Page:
Article of the Week
A Facebook friend of mine posted this, and I felt it was worth sharing here. It’s about an Auschwitz victim, a young child at the time, who is using social media like Facebook to try to locate the twin he was separated from at the concentration camp. Pass it on, please. Let’s make this happen for him! And while we’re at it, here’s a story of a similar search where it worked like a charm (you’ll need a Facebook account to see it).
Album Cover of the Week
Here’s another excellent use of photo collage. I particularly love how the pyramid was handled. But then, I’m a sucker for anything that uses outer space graphic elements.
Song of the Week
Your song this week is a bit dark, so be forewarned: if you don’t like dark music, avoid this one. It’s from the Norwegian psychedelic hard rock band Ulver. Ulver means ‘Wolves’ in Norwegian. This is a cover of a Pretty Things song, and it is fantastic. I have a category of music I call the Darke Nostalgick, which I use to describe those songs that give me that creepy feeling one sometimes gets when reminded of something from childhood that can’t quite be nailed down. I know, I know, the Medieval spelling is pretentious, but it just felt right. Incidentally, I also have a category for songs that trigger nostalgia in a purely pleasant way: Memoria Mystica. Anyway, this song, Bracelets of Fingers, definitely falls into the first category. The album from which it was taken, Childhood’s End, features another exceptional cover design, one that incorporates the famous photo by Nick Ut of kids running from a napalm attack in Vietnam.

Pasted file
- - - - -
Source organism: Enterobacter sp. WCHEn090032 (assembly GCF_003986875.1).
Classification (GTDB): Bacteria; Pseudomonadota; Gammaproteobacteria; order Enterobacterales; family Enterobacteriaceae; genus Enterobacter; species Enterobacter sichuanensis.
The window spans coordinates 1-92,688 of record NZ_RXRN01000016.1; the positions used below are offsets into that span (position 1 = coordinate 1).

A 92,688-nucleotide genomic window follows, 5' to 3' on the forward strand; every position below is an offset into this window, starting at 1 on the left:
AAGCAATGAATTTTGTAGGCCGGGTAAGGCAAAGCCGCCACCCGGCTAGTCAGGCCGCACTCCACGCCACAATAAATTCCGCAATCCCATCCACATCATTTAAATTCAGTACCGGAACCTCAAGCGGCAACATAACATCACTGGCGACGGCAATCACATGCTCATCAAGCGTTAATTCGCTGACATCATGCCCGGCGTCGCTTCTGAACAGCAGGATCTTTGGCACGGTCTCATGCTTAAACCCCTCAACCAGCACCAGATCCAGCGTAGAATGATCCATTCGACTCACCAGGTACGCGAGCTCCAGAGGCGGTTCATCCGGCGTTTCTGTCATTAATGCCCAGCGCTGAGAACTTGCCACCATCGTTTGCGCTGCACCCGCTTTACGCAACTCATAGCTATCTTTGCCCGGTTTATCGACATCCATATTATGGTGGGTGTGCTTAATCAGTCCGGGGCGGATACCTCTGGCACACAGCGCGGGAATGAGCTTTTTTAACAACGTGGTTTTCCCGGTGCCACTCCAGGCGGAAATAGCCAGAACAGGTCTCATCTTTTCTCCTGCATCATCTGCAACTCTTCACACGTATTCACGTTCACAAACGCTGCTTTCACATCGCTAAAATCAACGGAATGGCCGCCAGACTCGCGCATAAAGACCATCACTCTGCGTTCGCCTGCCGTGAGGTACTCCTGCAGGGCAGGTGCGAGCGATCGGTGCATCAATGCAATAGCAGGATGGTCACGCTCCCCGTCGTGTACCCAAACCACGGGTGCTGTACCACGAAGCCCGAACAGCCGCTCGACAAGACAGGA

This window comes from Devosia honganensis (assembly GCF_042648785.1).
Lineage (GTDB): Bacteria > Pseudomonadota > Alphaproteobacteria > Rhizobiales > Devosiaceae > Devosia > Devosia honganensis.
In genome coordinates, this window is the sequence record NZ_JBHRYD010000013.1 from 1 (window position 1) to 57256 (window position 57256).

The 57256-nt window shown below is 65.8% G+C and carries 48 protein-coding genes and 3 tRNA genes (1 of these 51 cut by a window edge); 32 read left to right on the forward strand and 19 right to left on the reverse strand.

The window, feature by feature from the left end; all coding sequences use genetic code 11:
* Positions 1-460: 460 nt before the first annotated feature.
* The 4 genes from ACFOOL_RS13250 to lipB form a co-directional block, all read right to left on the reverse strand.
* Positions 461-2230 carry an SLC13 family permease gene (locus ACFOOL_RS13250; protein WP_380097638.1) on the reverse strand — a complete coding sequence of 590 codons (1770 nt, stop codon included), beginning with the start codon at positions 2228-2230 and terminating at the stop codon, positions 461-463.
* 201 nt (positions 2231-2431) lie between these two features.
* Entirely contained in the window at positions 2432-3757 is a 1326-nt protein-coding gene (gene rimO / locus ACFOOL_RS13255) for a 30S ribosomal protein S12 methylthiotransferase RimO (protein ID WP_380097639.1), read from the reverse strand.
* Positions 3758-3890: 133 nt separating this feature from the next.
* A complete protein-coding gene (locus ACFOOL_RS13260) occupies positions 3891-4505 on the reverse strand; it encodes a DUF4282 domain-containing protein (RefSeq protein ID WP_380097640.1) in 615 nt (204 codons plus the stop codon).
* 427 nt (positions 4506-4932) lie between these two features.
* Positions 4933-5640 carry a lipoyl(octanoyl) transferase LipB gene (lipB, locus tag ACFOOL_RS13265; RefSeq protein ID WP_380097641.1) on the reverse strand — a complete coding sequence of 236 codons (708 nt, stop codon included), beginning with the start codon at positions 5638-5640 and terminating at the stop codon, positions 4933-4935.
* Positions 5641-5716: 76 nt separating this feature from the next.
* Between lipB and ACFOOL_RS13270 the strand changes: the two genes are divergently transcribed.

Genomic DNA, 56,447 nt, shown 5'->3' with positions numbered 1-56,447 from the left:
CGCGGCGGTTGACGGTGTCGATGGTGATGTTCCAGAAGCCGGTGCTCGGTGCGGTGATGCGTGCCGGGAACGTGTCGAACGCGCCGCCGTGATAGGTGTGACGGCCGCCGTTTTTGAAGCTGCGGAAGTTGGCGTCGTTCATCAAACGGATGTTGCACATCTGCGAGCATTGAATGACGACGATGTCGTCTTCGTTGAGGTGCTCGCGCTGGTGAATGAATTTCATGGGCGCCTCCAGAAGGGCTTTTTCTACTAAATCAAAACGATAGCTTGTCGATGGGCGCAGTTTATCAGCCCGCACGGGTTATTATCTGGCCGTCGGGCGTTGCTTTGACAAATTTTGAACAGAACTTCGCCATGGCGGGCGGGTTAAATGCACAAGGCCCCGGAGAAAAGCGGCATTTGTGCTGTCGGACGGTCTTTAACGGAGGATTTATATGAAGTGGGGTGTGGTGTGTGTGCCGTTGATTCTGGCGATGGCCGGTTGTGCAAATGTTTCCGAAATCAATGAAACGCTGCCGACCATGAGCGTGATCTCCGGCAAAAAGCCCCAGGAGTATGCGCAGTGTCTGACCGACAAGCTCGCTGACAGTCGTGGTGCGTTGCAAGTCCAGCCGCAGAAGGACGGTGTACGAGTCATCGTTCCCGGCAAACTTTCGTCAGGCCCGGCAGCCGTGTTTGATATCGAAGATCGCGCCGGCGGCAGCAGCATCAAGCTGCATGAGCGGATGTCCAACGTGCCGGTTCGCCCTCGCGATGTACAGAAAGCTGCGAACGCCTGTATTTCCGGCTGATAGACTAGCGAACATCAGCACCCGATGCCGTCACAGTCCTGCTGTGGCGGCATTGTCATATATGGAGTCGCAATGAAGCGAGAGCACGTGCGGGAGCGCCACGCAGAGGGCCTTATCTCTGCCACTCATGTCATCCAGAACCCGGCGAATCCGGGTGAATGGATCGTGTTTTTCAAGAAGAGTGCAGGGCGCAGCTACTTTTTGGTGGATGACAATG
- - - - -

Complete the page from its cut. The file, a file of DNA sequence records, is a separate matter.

Art of the Week
I love elephants, and I love H. P. Lovecraft, so this was a must-post. It’s a mural painted by artist Alexis Diaz. Seriously, follow the link and check it out. Diaz’s stuff is incredible.
Quote of the Week
Finally, something new, a quote of the week . . .
The creation of something new is not accomplished by the intellect but by the play instinct acting from inner necessity. The creative mind plays with the objects it loves. – Carl Jung